Routes Reconnected: Wizz Air CEO: 13 new bases and 260 new routes since pandemic started
“We made a lot of wrong decisions but we’re happy with it,” József Váradi, Wizz Air’s CEO, told Routes Reconnected live on 2 December.
“Every crisis is a problem but also an opportunity. If you’re afraid of taking decisions, you’re nothing.”
Wizz Air has certainly been extremely bullish in moving ahead and adapting irrespective – or because of – the pandemic. Its rationale was simple. “We’re going to see structural demand changes and we must ensure we grow elsewhere and take advantage of changing dynamics.”
“We kept our eyes on the future and kept investing for the future aided by a clear view of how we want to come out of the pandemic.” And Váradi is clear. “We must come out of the crisis as a stronger airline and better competitive force.”
“We made up our mind quickly [about what to do] and we were prepared to make mistakes.”
Making mistakes doesn’t extend to governments, however. “Governments haven’t done anything good,” Váradi said. “The last eight months have been a miserable failure of government.”
“They should be coordinated and they should focus on real issues. Why put people into quarantine if they haven’t been tested?”, he posed.
Wizz Air: Italy will be key going forward
Wizz Air launched 260 new routes and 13 new bases since coronavirus started. Its new bases include Catania, Doncaster, Dortmund, Larnaca, London Gatwick, Milan Malpensa, Oslo, and Tirana.
And Wizz Air Abu Dhabi, a new AOC, is due to take off in January. This resulted from a relationship with the Abu Dhabi government.
But Wizz Air isn’t going to complicate the business by diversifying. “Geographies will spread, but that’s it.” It’ll all be uniform strategically, operationally, and commercially. All that matters is shareholder value, Váradi said. About its A321LRs, they’ll provide more “penetration opportunities,” but don’t expect long-haul.
“Some decisions have been strategic and others very opportunistic and happened because of the pandemic.” Yet, most base decisions were decided using pre-crisis research.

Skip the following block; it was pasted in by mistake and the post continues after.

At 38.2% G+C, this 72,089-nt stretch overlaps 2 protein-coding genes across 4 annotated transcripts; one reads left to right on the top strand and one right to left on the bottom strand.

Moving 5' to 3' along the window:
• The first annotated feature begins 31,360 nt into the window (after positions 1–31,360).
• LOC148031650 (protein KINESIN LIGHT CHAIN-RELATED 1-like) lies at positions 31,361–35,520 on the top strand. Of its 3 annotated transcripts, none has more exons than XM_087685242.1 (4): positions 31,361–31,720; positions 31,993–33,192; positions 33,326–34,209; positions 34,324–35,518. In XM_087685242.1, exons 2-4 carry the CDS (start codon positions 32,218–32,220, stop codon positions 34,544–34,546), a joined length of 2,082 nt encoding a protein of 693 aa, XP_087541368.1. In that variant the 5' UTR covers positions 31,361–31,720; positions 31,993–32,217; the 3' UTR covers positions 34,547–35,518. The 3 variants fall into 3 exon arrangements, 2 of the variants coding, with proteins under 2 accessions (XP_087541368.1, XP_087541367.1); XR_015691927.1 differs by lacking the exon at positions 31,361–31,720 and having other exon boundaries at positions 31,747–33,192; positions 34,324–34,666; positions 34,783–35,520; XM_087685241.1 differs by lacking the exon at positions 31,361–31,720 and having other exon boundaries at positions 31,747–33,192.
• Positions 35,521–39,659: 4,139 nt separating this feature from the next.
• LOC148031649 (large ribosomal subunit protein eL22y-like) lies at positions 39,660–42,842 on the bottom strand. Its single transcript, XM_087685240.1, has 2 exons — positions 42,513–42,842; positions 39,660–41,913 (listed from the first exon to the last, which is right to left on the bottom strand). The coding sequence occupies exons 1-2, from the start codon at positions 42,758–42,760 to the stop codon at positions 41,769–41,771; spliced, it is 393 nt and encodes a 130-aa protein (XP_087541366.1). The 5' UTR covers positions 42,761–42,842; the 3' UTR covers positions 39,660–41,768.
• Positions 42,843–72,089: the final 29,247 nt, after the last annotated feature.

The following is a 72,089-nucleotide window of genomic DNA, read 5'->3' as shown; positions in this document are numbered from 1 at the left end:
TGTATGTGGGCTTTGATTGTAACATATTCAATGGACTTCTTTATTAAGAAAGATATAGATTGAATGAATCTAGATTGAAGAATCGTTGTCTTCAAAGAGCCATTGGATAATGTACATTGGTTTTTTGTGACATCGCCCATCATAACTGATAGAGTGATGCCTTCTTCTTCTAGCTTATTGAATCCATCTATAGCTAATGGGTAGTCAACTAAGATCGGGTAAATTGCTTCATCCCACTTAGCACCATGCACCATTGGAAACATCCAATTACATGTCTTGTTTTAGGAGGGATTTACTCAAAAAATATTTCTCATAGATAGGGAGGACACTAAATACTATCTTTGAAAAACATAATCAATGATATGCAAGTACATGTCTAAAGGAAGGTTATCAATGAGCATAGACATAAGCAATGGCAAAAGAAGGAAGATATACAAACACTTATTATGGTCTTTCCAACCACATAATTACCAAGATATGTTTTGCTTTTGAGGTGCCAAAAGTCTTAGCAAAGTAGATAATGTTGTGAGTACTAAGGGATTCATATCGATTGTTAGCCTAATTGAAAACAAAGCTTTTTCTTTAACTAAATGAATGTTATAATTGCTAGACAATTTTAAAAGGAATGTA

This includes Italy, which will “absolutely” feature more heavily going forward. Italy has seen a big build-up in the past few months, including domestically. Its greater focus on Italy isn’t surprising, with the country its fourth most profitable based on our recent analysis.
Wizz Air has no strategic markets, but what about Gatwick?
“We don’t have strategic markets – we only think about them in profit terms.” In terms of strategic markets, he referred to very congested and slot-constrained airports.
That said, Gatwick is a new base at which it is fighting for more slots. “Gatwick is a fairly natural choice,” Váradi said. But the carrier needs more slots and is very vocal against slot waivers. “It isn’t a market measure – it has to be stopped right away. If airlines haven’t made money for years despite slots, they won’t now.”
Váradi expects more UK bases. He didn’t suggest where, except where slots aren’t such an issue. anna.aero predicts that Manchester, Cardiff, London Southend, and Edinburgh will become future Wizz Air UK bases.
Looking to the future, Wizz Air needs lower costs now more than ever to really stimulate demand.
“People’s willingness to travel hasn’t changed,” Váradi insisted. However, economic conditions – and the impact on disposable income and therefore demand – have changed.
As such, demand stimulation is even more important than normal, with Váradi expecting lower costs from airports – and other stakeholders – by becoming more efficient and to pass the savings onto it.
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